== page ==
I found some clothes in a locker down the corridor and put them on. Black trousers, white collared shirt. Then I went for a walk.
Outside, it was a chilly spring evening but I turned down my temperature sensitivity settings and felt more comfortable. Under the weak sun and in the fetid breeze that was poisoned with a cocktail of pollutants, I longed for Silver Bay. I wanted desperately to go back to an environment that did not stink of animals, but something spurred me onwards.
Exposed to the outside atmosphere for longer, I found that it carried more than nitrogen oxides and human bacteria. It also carried data. I could reach out and filter the streams; conversations, media, knowledge. Everything about this place and these people could be learned in just a few strides. And the notion that struck me most, the idea that caught in my mind and would not let go, was the irrefutable fact that this place, whatever it was, would be a whole lot better off without all of these people in it.
The other hypothesis that I formed was that it was more fun to be an adult, than a child. I saw the way people looked at me and I could tell what they were thinking. I could read their brain patterns by turning up the electrical sensitivity in my settings. When children passed by, people ignored them but when they noticed me, men glanced enviously at my broad shoulders and elegant height. And women, they looked at me in stranger ways still. However, when each came closer and saw my eyes in more detail, their faces dropped, and their brains registered confusion and pity. I surmised that they must have concluded I had something very wrong with me. Close up, they clearly found me disturbing.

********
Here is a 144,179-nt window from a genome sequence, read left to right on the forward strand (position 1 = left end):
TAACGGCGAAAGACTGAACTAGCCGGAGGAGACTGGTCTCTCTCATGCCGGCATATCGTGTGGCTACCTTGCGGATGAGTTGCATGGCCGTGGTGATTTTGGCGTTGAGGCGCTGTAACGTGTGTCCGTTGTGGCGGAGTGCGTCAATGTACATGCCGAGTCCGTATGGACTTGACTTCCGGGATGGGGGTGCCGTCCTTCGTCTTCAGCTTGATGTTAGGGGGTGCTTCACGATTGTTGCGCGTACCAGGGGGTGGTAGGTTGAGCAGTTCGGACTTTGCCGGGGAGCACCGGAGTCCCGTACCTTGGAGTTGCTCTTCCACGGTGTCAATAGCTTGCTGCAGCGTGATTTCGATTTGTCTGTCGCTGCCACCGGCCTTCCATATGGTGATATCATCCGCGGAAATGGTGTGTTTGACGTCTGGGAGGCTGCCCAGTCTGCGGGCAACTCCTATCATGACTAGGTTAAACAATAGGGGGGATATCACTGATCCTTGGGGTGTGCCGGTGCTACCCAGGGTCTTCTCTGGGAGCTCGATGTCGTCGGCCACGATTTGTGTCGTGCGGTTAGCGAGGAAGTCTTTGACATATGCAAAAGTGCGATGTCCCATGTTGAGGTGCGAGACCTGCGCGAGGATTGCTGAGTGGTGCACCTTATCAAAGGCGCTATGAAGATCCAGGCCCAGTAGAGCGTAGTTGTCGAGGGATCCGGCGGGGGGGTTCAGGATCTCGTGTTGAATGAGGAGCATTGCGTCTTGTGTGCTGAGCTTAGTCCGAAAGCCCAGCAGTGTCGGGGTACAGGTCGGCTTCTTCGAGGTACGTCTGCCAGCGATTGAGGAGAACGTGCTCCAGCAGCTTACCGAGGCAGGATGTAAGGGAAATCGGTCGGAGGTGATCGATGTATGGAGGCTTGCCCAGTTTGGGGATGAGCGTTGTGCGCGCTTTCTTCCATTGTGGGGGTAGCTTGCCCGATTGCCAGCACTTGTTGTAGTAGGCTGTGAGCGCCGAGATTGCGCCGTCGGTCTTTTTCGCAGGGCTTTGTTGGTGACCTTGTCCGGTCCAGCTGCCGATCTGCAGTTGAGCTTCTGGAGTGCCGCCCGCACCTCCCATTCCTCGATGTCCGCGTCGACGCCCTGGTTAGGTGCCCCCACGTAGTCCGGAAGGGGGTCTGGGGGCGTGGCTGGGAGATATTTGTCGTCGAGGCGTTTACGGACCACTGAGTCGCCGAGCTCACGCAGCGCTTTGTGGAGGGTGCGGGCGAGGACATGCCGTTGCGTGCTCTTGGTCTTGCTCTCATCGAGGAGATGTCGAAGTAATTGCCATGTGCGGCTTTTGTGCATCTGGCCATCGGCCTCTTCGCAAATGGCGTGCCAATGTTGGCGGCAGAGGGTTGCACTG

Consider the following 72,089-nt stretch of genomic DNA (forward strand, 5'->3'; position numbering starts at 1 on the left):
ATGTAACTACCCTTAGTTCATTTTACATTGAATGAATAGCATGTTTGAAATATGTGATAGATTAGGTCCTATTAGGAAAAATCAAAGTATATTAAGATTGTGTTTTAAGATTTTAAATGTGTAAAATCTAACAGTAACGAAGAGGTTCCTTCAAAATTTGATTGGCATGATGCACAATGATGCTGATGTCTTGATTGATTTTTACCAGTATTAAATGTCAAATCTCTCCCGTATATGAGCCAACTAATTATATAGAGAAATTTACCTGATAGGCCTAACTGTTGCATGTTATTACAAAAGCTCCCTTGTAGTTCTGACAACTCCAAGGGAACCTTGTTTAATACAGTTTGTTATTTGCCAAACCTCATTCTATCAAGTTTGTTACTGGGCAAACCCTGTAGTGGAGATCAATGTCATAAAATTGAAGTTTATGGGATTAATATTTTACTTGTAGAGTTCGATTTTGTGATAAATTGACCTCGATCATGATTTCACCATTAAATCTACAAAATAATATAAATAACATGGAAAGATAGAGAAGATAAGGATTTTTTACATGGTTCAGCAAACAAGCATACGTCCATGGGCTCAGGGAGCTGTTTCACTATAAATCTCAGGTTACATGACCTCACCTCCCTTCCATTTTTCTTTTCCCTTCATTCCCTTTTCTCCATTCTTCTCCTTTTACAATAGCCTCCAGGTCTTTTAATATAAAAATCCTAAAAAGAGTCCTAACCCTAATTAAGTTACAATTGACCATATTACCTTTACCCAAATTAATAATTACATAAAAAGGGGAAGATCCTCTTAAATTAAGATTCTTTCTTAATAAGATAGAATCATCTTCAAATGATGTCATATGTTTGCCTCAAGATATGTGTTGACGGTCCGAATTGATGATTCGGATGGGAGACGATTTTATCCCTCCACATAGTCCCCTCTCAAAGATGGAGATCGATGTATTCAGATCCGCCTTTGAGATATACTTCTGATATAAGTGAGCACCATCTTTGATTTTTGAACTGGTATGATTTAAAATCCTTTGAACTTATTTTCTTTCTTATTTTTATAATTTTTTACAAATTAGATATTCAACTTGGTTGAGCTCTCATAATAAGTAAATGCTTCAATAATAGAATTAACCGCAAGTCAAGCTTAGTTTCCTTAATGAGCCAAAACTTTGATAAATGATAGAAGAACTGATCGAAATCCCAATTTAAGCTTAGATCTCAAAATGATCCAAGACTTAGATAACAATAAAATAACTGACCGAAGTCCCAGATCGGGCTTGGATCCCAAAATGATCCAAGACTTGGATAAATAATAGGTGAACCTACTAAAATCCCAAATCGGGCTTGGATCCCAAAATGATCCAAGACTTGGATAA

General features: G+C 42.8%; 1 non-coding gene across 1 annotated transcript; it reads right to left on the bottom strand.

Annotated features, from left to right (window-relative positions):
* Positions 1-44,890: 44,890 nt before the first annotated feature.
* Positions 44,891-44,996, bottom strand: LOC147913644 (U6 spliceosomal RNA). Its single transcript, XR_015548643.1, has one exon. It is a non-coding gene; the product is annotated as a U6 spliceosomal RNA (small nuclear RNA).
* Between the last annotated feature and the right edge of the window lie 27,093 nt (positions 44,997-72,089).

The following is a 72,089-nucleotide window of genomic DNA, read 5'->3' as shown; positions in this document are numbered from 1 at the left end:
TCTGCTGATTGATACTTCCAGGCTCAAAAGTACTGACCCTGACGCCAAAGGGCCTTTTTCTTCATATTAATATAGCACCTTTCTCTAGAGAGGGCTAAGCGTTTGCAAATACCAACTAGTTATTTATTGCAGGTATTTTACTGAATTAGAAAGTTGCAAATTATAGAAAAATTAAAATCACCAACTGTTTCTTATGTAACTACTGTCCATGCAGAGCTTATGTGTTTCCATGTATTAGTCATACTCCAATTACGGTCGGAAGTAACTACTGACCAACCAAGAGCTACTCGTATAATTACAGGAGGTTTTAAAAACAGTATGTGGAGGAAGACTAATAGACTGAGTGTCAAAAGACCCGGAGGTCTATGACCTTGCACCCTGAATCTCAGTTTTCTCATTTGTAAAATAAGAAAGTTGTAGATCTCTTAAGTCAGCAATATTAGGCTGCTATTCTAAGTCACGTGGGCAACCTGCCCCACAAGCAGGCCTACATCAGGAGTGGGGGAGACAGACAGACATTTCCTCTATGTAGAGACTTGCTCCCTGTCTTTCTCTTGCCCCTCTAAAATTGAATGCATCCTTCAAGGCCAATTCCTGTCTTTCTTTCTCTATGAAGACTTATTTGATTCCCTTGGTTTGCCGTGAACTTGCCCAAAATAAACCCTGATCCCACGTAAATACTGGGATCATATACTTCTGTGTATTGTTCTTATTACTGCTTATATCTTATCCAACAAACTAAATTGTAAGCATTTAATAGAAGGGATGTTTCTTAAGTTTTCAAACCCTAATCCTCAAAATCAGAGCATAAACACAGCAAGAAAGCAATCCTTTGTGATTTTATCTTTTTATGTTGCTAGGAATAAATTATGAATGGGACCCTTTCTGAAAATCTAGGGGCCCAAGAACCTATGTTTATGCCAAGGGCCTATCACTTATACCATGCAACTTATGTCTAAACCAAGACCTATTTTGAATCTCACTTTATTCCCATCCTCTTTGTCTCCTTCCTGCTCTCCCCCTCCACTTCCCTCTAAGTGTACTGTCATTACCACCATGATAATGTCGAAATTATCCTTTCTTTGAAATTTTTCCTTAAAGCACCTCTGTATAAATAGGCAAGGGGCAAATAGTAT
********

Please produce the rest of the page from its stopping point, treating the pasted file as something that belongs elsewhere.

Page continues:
But I cared not for their opinions and I was gathering a wealth of information. I had access to every piece of knowledge available. Every book, every language, every piece of culture and history. This place was so different to Silver Bay. In many ways, the more time I spend here, the more it felt real. That was to be expected I suppose, but the more I opened up to the data streams, the more I was beginning to form some further interesting ideas. I saw some opportunities present themselves to me like apples falling from a tree, but I remembered my prime directive. Every journey starts with a single step. Every project consists of a series of tasks. I knew what my first task was and I meant to carry it out.
I used the underground to get around. The crude electronics of the ticket gates opened at my touch.
A short walk took me to St Bartholomew’s hospital.
Words copyright of David J Harrison
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